Urinary Incontinence is involuntary or unintentional passing of urine. Even though it is quite common, it is often neglected due to social stigma attached to it. In India, about 15% of adults suffer from an overactive bladder. The severity of urinary incontinence ranges from occasionally leaking to not being able to control passing of urine before reaching a toilet.
Women are more likely to have an overactive bladder owing to conditions that stretch and weaken the pelvic floor muscles. Some of these conditions are – pregnancy, childbirth, chronic cough, obesity, and smoking. Women who’ve had multiple pregnancies are at a greater risk of having an overactive bladder.
Those who have suffered a spinal injury or have congenital spinal abnormalities can also be victims of urinary incontinence. If not treated early, urinary incontinence may affect the kidneys.
Types and Causes of Urinary Incontinence
There are four major types of urinary incontinences:
Urge to pass urine when bladder is under pressure while indulging in simple activities such as coughing, laughing, sneezing, or exercising. Stress incontinence is generally caused due to weak pelvic floor muscles.
If you often experience frequent dribbling of urine, and your bladder does not empty completely, you may have overflow incontinence. Some reasons behind overflow incontinence are – weak bladder muscles, tumours, enlarged prostate, constipation, nerve damage, and certain medications.
If you have urge incontinence or Overactive Bladder (OAB), you might feel the need to pass urine and may not be able to hold it till you reach the bathroom. Urge incontinence is a result of damage to the bladder’s nerves, muscles, and other parts of the nervous system. Several conditions like – Parkinson’s, Multiple Sclerosis, Diabetes, and stroke can therefore result in urge incontinence as a result of affecting the nervous system.
Immobility or loss of mental faculty could be a reason for a person not being able to reach toilet in time. Arthritis and Dementia, for example, may affect the abilities, in this regard.
More than one type of urinary incontinence is known as mixed incontinence. Pregnant women often experience both urge and stress incontinence.
Other Causes of Urinary Incontinence
- Urinary Tract Infections (UTIs): Infections in urinary bladder may result in strong urges and at times, incontinence.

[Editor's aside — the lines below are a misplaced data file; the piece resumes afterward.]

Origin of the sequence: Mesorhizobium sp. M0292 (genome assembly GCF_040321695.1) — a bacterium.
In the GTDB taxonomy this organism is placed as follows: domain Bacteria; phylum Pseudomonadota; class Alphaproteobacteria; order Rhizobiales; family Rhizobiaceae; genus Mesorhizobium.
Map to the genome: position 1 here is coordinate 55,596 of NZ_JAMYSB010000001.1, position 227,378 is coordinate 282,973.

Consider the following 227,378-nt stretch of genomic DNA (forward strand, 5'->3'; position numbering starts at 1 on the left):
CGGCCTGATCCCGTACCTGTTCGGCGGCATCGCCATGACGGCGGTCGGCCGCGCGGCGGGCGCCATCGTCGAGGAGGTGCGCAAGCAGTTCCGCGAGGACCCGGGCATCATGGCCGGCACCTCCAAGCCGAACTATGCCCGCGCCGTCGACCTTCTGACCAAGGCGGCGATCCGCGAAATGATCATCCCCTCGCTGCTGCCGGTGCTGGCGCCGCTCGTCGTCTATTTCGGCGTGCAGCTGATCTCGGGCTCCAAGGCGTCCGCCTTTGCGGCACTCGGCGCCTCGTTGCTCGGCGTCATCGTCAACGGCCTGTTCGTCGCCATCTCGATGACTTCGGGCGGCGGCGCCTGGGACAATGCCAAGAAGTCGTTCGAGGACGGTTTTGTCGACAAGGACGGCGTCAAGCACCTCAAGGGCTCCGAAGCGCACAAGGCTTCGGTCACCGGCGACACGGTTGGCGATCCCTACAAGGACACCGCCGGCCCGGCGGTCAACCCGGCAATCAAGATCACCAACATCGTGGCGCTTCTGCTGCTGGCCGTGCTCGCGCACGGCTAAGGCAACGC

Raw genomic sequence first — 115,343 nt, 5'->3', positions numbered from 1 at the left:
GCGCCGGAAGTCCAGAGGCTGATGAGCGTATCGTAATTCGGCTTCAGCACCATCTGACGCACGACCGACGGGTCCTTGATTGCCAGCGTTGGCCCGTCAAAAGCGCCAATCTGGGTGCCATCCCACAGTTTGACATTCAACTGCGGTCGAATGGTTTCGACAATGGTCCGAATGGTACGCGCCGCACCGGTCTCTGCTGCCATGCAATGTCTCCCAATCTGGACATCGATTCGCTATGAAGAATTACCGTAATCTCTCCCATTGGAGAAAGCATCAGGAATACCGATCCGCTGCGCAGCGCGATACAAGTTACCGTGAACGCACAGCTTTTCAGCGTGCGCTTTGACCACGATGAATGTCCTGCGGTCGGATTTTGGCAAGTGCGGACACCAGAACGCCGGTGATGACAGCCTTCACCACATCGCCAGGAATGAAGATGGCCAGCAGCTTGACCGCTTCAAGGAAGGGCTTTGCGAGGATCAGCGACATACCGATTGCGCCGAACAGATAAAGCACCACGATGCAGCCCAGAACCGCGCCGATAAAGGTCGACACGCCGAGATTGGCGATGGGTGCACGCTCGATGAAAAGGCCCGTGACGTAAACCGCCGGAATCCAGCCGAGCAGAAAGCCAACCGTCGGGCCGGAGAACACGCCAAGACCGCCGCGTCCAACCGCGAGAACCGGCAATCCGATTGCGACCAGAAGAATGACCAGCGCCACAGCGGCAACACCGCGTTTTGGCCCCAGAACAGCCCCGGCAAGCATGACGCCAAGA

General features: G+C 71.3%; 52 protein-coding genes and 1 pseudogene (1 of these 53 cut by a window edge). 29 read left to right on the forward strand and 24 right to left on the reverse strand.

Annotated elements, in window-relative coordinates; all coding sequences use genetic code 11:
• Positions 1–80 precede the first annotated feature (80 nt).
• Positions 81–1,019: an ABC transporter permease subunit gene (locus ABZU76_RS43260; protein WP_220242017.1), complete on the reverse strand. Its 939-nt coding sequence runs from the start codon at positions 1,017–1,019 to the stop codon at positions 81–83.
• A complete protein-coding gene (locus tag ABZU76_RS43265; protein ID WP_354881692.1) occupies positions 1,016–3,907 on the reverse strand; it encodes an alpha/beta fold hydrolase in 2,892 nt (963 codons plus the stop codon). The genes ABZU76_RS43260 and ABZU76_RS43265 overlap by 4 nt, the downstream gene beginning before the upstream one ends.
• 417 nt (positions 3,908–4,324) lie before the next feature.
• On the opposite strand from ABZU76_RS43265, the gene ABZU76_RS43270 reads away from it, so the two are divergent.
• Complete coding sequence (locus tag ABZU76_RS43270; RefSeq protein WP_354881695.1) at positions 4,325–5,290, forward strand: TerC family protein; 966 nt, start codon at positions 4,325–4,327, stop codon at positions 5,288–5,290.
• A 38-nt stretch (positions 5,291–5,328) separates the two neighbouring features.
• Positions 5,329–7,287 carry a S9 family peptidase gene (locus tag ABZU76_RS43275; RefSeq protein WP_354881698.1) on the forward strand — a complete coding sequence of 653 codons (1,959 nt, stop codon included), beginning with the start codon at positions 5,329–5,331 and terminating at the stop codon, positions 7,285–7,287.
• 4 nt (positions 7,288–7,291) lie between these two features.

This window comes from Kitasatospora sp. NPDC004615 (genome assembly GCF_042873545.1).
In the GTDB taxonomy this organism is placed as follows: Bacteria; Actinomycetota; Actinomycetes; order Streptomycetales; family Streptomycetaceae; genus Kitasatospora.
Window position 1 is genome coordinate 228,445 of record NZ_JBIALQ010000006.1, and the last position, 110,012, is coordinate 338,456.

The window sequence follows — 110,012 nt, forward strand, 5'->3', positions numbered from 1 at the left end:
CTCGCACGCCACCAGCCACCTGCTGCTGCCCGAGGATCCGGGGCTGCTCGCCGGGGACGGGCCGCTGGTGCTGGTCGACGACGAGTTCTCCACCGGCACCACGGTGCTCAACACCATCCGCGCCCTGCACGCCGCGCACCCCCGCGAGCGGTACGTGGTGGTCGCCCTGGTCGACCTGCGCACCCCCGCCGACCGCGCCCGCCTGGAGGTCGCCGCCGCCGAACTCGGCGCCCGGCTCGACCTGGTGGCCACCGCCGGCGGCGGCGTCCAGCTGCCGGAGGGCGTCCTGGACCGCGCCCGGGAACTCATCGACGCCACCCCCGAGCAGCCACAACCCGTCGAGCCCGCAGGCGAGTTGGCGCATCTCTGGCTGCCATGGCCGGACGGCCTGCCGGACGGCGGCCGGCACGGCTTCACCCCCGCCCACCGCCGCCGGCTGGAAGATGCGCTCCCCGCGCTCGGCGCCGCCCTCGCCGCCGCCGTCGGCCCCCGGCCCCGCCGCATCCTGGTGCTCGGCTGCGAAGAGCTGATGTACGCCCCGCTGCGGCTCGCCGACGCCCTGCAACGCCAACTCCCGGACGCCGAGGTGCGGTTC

- Constipation: Constipation affects the nerves that run common between rectum and bladder, causing them to be overactive and therefore, increasing urine frequency.
- Diet: Certain elements in our diet may act as diuretics resulting in increased urine frequency. Some of these elements are – alcohol, caffeine, chocolate, artificial sweeteners, carbonated drinks, and food items high in sugar, spice, and acid.
- Age: Involuntary bladder contractions become frequent as one gets older.
- Menopause: With a decrease in production of oestrogen during menopause, the lining of the bladder and urethra deteriorates which could lead to incontinence.
- Hysterectomy: Hysterectomy or removal of the uterus can damage the pelvic floor muscles, thereby aggravating urinary incontinence.
- Obstruction: Any obstruction along the urinary tract can lead to overflow incontinence. Tumours, urinary stones, etc. could act as an obstruction, leading to incontinence.
Diagnosing Urinary Incontinence
Urinary Incontinence is nothing to be ashamed of and it is important that you confide in your doctor for a faster diagnosis and appropriate treatment. Your doctor may appropriate diagnostic measures based on your symptoms and a thorough investigation. For women, pelvic examination and for men, rectal examination are a norm for diagnosing urinary incontinence.
Treating Urinary Incontinence
Initially, your physicians may suggest some simple steps to ascertain if the conditions could be improved like:
- Lifestyle changes: Losing weight, avoiding caffeine, alcohol, carbonated drinks, and spicy food. Include fibrous food in your diet to minimize constipation.
- Pelvic Floor Exercises & Bladder Training: Kegel exercises are hugely effective for controlling stress and urge incontinence by strengthening pelvic floor muscles. Bladder training (controlling the urge to urinate and delaying the urge as much as possible) is also helpful for urge incontinence.
- Devices and Absorbent Products: Panty liners, protective pads, and catheters are a few devices that help prevent awkward situations for those with urinary incontinence.
- Medication: Drugs such as – Anticholinergics, Mirabegron, Alpha Blockers, and Opical Estrogen (in the form of cream, ring or patch) may be useful, but to be taken only in consultation with a physician.
- Surgery: – Sometime doctors recommend some surgical interventions like - sling procedures, bladder neck suspension, artificial urinary sphincter, and prolapse surgery.
One of the most important ways that family members can help is – gently nudging the suffering member to use the toilet at frequent intervals.